The failure of Metricom is a "David and Goliath" story--but this time, David's the loser.
Metricom's decision to file for bankruptcy protection comes as no surprise to Gartner, which has long believed that the company was in an untenable position. Intense competition, loss of investor confidence and a fundamentally unsound business model combined to bring Metricom to this point--and it is highly unlikely that the company will be able to recover.
Metricom was essentially trying to build a nationwide wireless Internet infrastructure, one transmission pole at a time. That would have been a difficult enough task under any circumstances, but Metricom added to its troubles by choosing to compete in some of the toughest markets in the country: first-tier markets such as New York City and other major urban areas. Those markets--unlike the bandwidth-starved areas where Metricom might actually have had a chance--already have robust communications infrastructures and intense competition from digital subscriber line (DSL) and cable providers.
Because it chose to play in such highly competitive markets, Metricom needed to build its network, establish compelling value and attract sufficient investment in a very short time. The company had the narrowest window of opportunity--and its bankruptcy filing makes it clear that the window has now slammed shut.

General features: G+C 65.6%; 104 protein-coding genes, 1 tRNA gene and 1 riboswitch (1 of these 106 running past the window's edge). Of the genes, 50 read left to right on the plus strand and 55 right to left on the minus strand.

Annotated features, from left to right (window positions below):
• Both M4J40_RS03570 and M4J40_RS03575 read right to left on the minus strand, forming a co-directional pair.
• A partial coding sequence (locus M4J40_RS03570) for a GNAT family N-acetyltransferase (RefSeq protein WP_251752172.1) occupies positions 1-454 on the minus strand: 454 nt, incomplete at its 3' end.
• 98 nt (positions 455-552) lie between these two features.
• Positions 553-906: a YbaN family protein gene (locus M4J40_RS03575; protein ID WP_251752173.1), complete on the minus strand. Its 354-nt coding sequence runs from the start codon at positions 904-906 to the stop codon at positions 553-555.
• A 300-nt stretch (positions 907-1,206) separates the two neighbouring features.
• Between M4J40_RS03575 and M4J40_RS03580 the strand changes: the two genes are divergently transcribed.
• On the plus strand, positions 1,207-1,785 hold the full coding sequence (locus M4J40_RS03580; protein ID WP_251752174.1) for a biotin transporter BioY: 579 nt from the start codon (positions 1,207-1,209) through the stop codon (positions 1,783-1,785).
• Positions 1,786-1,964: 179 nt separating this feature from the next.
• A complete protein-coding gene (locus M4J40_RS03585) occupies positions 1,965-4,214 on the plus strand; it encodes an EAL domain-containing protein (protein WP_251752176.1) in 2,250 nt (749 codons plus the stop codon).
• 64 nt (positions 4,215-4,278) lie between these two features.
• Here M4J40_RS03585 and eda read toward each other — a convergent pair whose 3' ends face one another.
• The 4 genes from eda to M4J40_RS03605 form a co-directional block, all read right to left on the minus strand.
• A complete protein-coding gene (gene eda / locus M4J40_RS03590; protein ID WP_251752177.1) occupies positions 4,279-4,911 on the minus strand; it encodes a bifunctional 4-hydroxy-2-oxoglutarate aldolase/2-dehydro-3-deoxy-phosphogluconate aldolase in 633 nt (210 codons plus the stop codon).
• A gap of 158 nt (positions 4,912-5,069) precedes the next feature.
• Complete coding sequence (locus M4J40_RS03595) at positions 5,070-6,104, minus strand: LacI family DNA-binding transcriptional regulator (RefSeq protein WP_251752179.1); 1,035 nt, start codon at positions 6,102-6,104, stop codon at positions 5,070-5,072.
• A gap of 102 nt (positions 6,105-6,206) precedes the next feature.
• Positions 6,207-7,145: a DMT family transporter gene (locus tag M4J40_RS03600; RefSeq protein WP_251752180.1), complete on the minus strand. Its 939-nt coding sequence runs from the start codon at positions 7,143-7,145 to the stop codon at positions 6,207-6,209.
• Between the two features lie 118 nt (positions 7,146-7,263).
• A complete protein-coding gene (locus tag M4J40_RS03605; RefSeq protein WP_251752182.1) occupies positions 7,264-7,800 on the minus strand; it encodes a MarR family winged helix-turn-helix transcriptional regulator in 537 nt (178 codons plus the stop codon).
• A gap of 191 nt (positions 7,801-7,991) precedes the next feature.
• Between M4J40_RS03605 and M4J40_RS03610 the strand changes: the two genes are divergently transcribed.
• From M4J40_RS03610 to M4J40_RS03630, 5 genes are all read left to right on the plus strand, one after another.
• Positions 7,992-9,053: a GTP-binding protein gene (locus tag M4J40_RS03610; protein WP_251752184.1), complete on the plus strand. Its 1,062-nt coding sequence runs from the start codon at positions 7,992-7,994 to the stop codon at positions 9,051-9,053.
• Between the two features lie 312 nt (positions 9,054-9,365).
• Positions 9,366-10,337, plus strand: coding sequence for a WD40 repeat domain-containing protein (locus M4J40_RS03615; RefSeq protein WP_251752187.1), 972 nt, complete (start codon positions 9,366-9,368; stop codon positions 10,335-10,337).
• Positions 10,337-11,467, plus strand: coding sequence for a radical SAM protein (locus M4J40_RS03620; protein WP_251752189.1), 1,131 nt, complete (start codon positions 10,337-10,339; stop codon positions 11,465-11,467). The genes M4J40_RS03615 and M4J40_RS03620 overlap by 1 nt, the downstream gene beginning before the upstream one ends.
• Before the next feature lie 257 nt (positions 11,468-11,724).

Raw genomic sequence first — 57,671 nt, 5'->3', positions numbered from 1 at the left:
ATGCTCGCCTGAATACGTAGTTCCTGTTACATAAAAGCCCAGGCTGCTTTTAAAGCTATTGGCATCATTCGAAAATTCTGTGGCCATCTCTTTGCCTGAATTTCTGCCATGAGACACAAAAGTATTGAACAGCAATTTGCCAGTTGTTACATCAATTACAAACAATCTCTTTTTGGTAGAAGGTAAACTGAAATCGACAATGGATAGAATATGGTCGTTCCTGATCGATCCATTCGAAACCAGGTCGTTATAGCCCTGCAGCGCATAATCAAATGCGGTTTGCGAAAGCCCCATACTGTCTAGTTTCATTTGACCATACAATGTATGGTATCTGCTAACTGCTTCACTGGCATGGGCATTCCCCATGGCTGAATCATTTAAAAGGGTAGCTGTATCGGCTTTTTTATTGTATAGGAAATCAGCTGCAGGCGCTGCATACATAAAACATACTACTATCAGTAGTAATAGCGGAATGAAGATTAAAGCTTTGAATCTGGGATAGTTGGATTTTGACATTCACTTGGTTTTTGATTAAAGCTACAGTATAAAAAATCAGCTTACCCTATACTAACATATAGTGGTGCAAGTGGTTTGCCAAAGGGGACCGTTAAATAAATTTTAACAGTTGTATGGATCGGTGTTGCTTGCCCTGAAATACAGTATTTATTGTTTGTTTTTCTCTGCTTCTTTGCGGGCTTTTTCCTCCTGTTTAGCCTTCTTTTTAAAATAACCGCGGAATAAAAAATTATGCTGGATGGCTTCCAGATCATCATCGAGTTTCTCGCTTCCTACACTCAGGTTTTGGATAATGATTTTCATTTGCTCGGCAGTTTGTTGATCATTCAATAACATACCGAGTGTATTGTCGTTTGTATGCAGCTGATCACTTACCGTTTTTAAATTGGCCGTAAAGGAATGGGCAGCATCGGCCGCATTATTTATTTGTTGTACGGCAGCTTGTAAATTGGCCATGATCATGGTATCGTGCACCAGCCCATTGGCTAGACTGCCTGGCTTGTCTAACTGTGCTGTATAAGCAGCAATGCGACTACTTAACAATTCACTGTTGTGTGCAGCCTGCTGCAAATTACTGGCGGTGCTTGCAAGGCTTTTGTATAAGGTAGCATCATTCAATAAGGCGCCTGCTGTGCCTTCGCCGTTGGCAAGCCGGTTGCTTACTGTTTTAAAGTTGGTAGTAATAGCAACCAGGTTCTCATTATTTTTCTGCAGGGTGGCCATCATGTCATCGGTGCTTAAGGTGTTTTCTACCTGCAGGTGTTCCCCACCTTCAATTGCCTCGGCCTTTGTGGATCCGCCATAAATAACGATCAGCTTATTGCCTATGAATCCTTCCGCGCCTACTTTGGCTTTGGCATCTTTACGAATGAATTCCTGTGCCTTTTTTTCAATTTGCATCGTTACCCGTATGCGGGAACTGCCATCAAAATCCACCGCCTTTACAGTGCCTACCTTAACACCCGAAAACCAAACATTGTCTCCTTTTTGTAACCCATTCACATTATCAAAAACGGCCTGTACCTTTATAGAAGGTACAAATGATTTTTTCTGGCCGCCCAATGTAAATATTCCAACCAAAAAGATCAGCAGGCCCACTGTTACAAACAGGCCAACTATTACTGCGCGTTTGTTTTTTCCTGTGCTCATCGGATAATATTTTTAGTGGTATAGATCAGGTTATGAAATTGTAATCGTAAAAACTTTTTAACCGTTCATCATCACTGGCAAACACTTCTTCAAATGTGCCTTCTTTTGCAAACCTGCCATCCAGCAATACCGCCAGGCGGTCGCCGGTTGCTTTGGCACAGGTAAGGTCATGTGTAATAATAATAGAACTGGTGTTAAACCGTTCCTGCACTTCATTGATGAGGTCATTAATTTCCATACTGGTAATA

See news story:
Metricom files for bankruptcy protection
Metricom's failure should not, however, be taken as confirmation of some industry observers' predictions that wireless Internet service has no future. In fact, Gartner believes that wireless Internet has tremendous potential--when offered by providers with sound business strategies.
(For related commentary on wireless communications, see TechRepublic.com--free registration required.)
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